“I decided that I had to save money to buy a car so I can have more independence and get a better job,” he said. “So I went to McDonald’s and bought like 60 ten-cent cheeseburgers and froze them and ate that for like three months until I got enough money.”

While at DMV getting his driver’s license, he met a guy selling a 1985 Ford Mustang 5.0 hatchback with 196,000 miles for $3,000. Sablan counter offered with his entire savings of $1,500 and convinced the seller.

“I had to drop him home, he gave me the pink slip and had a car that same day,” he said. “But it was worth it for me, that was a lot of cheeseburgers I had to eat to save up 1500 bucks.”

Living out of a car

He did find a better job as a cashier at the Road Runner Sports store in San Diego. He quickly worked his way up to supervisor, assistant manager, and at 19 years old the youngest store manager for the sporting goods chain.

“I think Road Runner sports is really where I was able to kind of bring a lot of the cultural values to my career,” he said “Over the course of my tenure there, I hired maybe 30 recent high school CHamoru graduates as cashiers, salespeople, and backroom stock people. I just wanted to make sure that they had an opportunity to get a job that pays decently.”

While working as store manager in the capacity of a district manager, he helped open 21 new stores. “I was involved in building their culture, creating standard operating procedures and all that kind of stuff.”

Sablan recalls the lowest point in his life when he was an assistant manager. “I found myself without a home living in my hatchback Mustang packed with all of my stuff under a (freeway) bridge.”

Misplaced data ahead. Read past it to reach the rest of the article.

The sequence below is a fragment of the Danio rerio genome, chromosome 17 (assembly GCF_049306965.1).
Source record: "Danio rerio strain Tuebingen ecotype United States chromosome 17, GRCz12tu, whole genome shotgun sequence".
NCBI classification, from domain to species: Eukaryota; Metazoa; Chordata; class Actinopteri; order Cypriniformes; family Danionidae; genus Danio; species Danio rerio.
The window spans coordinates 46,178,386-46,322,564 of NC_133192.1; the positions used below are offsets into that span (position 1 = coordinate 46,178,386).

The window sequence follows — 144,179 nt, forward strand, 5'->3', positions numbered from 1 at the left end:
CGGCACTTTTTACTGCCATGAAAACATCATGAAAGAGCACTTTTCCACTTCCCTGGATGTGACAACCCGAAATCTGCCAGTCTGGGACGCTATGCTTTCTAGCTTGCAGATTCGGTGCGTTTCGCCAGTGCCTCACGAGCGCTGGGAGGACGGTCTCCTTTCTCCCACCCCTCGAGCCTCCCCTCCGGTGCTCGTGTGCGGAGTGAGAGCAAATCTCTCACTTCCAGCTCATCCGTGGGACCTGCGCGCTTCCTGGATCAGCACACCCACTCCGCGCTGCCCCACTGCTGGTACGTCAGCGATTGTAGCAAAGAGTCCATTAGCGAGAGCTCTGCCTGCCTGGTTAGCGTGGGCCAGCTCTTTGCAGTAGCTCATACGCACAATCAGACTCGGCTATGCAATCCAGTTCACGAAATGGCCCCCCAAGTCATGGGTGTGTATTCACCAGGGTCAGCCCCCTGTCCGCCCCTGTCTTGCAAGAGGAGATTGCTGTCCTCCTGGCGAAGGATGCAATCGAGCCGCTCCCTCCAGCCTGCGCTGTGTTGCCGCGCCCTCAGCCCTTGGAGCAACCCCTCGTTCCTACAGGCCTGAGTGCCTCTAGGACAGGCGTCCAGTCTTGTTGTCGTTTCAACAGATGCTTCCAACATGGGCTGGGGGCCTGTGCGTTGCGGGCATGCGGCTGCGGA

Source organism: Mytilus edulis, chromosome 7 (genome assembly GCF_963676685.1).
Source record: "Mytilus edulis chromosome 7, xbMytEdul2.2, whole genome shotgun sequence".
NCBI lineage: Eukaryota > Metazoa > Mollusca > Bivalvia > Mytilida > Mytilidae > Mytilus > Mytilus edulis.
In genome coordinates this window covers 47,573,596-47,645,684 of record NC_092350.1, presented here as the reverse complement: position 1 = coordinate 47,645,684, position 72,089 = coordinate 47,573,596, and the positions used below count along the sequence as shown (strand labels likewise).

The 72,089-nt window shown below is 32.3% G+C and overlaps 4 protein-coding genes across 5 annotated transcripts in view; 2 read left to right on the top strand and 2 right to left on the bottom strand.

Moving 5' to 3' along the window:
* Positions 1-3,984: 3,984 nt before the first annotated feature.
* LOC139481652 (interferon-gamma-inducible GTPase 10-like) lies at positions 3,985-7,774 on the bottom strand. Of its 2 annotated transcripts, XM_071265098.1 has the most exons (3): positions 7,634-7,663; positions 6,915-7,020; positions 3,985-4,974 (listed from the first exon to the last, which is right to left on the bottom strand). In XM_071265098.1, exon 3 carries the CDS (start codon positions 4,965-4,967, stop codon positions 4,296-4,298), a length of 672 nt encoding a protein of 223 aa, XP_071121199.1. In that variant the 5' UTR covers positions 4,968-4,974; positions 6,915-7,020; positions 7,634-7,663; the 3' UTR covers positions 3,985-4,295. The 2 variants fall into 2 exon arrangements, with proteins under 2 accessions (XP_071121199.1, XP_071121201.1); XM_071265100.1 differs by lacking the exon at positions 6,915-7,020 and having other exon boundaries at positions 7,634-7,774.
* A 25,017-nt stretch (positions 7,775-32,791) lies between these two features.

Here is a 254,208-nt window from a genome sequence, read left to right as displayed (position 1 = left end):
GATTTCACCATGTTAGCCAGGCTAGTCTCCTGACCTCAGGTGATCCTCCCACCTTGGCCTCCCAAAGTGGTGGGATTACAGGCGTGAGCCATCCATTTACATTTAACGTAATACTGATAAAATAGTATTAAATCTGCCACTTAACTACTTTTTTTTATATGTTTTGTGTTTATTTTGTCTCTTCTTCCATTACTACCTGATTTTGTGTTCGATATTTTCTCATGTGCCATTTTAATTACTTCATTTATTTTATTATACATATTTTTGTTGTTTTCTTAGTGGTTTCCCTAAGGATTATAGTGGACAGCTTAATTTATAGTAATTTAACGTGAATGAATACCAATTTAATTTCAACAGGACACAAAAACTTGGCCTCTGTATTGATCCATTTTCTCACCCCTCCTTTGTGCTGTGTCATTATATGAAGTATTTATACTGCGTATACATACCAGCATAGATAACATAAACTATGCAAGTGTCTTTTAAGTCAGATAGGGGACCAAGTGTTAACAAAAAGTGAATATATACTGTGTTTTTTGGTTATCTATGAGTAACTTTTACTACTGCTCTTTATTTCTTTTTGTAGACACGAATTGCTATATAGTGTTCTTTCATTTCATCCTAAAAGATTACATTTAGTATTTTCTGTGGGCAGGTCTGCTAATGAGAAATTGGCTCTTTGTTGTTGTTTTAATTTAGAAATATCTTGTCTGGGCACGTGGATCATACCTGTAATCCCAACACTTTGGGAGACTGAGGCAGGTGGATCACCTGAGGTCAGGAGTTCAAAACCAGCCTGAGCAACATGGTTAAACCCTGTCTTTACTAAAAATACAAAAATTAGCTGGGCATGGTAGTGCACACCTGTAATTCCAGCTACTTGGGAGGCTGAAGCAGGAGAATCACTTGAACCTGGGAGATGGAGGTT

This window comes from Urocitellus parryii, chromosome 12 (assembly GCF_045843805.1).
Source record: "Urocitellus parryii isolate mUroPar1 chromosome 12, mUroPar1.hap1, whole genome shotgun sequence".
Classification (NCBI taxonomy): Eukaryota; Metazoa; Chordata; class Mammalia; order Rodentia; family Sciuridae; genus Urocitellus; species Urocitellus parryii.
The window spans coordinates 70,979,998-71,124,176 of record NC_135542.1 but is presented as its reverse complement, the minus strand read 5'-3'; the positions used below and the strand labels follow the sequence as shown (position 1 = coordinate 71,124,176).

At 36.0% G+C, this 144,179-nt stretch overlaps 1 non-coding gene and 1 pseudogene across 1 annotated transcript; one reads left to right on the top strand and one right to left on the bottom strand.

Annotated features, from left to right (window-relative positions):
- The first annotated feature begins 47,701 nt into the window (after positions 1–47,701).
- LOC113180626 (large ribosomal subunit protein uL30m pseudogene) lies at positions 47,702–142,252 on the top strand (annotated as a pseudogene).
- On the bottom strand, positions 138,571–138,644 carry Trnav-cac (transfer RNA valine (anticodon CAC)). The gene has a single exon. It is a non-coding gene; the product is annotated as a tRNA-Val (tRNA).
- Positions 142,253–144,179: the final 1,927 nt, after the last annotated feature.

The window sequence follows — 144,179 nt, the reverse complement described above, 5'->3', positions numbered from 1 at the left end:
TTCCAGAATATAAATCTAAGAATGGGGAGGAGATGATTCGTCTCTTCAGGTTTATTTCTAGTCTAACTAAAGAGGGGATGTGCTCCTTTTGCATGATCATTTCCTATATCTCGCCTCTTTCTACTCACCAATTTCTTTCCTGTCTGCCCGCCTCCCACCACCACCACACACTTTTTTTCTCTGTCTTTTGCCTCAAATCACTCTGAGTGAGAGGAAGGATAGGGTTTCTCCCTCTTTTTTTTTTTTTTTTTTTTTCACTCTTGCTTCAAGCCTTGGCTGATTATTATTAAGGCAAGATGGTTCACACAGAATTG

“I could have very well asked my mom and dad for financial assistance, but I didn’t. I wanted it to be me, who figured it out,” he said of that month living in his car. “I am glad I did, even though it was frightening, and not very safe. I was able to think through and design the life that I wanted.”

Since then he has embarked on a prolific career and has a high profile in the CHamoru community in San Diego.

Community activities

“People look at my resume and they’re like expecting someone older,” he said. “I am just going all over the place doing everything I could in an ungodly short amount of time.”

He received his bachelor’s degree in business communication and master’s in business administration at University of Phoenix and is working on his doctorate in industrial and organizational psychology at Walden University.

He never realized his dream to be an opera singer but he performs at trade shows and corporate settings and events singing, playing guitar, ukulele or piano. “I’ve been doing it for almost 20 years — three to four hour live gigs providing entertainment and music.”

He is involved with service clubs holding district leadership for Rotary and Optimist clubs; has been on about 17 boards, including the House of Chamorros, Chamoru Language Foundation Inc. and PIC Health (Pacific Islander Community Health).

He also makes himself available to mentor young CHamorus.

‘A labor of love’

“I’ve probably mentored over a hundred people — bright-eyed, bushy-tailed, coming for college, or maybe just finishing up college and trying to figure out their life. They reach out to me and I make time to sit down with them, I ask them questions that help them realize what they really want to do, and then provide resources and connect with people. I help them prepare for interviews and make sure that they have the right references,” he said.

“It’s a labor of love, and I’m most proud of those moments, because it’s, you know, I wish I would have had something like that when I came here.”

“Eventually I do want to go back and reinvest in our island,’’ he said. “But in the meantime, I decided to try to be an influence out here for the displaced 170,000 CHamorus stateside while trying to advocate for our people.”